Northern blotting of total RNA (20 μg per lane) was performed as previously described.2 The major ribosomal RNA bands were visualized by ethidium bromide staining, and a full-length rat Cthrc1 cDNA was used to probe the membrane. RNA from PAC1 transfectants was examined for collagen type I expression using rat cDNAs for both the α1 and α2 chain and expression was normalized to GAPDH expression. Quantification of mRNA expression levels was performed with a phophorimager, and the values are shown relative to control cells (set at 100).
Cell Migration and Adhesion Assays
The migratory properties of confluent PAC1 cell transfectants and MEF from wild-type as well as Cthrc1 transgenic mice were examined in a scratch wound assays by creating a denuded zone with a pipette tip. These assays were performed on tissue culture treated plastic with and without prior coating with collagen type I (5 μg/cm2, BD-Biosciences). The area still devoid of cells was determined at the indicated time points by planimetry of digitized images used (NIH Image software). Three independent experiments with PAC1 transfectants and MEF derived from three different wild-type and Cthrc1 transgenic mice were performed and nearly identical results were obtained. ANOVA was used to determine whether significant differences between the means of groups were present (P≤0.05). Multiple comparisons between groups were then performed using the Scheffé test.
Identification of Cthrc1 by Subtraction Cloning
We performed suppressive subtractive hybridization with the normal vessel providing the driver and the injured vessel providing the tester cDNA. Among the many differentially expressed sequences was Cthrc1, and we decided to pursue this sequence further because it was not expressed in normal but highly induced in injured arteries (Figure 1A). Cthrc1 expression was also examined by Northern blotting in a variety of organs from adult rats. In lung and brain, a 1.2-kb transcript was detected, although mRNA levels were much lower in other tissues examined (Figure 1B). Immunoblotting with an antibody raised against recombinant CTHRC1 demonstrated that expression of CTHRC1 in the injured arteries was transient with maximal levels seen at 4 and 8 days after injury (Figure 1C). At these time points the adventitia is undergoing extensive remodeling.2 Similar to normal arteries, very little CTHRC1 was detectable at 4 weeks after injury.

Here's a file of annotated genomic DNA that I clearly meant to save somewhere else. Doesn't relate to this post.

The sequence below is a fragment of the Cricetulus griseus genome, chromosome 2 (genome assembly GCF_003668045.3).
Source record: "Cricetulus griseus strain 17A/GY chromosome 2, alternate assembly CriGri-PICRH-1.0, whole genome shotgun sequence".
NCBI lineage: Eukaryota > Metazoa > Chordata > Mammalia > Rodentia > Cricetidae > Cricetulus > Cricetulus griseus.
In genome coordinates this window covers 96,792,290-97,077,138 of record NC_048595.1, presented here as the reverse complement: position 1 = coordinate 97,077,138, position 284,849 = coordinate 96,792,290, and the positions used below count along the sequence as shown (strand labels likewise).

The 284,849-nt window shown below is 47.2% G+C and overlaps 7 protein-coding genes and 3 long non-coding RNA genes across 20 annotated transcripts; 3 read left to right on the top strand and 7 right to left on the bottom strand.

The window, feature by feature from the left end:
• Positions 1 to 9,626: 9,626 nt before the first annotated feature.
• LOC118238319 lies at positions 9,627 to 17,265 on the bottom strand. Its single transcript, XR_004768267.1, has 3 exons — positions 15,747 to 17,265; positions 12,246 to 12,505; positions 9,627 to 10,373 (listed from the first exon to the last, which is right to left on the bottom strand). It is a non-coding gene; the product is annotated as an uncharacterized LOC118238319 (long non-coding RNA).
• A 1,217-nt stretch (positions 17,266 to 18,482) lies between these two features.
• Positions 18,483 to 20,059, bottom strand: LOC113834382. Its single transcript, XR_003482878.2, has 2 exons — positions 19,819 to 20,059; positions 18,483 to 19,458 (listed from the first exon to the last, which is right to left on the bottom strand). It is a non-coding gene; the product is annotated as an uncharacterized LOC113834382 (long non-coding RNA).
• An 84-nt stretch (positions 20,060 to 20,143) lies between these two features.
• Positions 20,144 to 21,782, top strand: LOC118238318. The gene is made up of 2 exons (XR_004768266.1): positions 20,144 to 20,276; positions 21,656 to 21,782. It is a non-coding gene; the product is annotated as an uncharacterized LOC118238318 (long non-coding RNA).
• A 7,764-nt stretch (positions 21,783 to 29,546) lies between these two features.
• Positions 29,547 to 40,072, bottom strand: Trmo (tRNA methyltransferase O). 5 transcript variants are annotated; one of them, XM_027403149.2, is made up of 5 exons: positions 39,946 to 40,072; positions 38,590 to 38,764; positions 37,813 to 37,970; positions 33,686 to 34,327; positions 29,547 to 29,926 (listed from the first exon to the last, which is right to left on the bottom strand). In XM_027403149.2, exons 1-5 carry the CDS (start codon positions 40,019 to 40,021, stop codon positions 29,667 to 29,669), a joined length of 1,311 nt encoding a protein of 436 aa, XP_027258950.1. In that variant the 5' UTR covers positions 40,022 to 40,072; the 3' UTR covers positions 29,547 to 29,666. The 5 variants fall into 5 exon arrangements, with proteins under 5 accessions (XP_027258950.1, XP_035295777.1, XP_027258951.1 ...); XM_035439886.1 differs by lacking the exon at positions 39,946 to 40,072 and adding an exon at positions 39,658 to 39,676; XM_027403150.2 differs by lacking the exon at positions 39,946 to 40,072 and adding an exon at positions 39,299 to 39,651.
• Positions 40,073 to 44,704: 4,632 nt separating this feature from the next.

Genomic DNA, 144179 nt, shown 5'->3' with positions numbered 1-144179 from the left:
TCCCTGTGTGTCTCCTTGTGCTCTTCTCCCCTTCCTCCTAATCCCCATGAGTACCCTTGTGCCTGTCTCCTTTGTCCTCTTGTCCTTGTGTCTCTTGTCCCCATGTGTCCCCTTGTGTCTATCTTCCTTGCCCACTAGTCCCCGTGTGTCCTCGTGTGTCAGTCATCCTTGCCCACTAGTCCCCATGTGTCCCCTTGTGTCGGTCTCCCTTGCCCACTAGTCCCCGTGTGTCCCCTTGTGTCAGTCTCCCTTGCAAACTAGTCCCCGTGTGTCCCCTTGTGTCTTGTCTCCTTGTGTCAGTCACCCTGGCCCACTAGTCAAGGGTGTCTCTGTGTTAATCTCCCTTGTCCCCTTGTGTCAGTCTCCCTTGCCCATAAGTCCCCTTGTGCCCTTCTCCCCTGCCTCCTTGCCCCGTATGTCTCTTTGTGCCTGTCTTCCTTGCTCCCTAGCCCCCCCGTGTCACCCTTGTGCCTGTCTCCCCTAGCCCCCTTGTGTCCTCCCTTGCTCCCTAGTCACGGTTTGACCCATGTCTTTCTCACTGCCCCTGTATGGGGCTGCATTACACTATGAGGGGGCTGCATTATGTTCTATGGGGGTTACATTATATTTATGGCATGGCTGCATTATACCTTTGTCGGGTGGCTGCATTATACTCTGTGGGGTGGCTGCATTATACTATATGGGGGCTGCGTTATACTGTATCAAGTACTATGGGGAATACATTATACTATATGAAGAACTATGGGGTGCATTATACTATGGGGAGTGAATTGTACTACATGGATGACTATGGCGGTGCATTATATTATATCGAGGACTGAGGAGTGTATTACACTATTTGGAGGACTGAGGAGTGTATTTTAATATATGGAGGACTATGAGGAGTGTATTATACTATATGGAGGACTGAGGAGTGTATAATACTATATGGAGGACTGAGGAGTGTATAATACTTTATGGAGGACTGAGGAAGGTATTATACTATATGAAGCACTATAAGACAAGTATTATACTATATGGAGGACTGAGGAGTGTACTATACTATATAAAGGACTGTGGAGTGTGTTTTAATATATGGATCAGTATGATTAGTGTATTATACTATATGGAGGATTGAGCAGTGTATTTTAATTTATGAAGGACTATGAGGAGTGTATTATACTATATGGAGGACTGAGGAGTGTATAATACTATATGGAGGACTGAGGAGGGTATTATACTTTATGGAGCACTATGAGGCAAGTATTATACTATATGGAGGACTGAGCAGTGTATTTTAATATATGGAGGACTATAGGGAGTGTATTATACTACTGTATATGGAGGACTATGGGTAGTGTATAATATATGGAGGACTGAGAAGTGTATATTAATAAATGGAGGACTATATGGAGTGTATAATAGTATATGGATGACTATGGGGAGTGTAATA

Using the 230-bp Cthrc1 cDNA as probe, a cDNA library prepared from 8-day balloon-injured rat arteries was screened to obtain a full-length cDNA clone. Several full-length clones were isolated and sequenced (GenBank accession nos. AY136824 and NM172333). The corresponding human cDNA homologue was cloned by 5′-RACE using RNA prepared from cultured human smooth muscle cells (SMCs) ( GenBank accession no. AY136825). The sequences contained an open reading frame that predicted a 245 amino acid 26.5-kDa rat protein and a human homolog with 243 amino acids.
Database searches were performed to identify potential homologs of Cthrc1 in other species. With the Caenorhabditis elegans and Drosophila databases being more or less complete, it was very interesting to note that no homolog of Cthrc1 was detectable in these species. Sequences of sea squirt (Ciona intestinalis), fish (Fugu rubripes), chicken (Gallus gallus), and mammals were extremely highly conserved, especially the C-terminal 200 amino acids (Figure 2A).
Localization of Cthrc1 Within Injured Arteries and Vascular Calcifications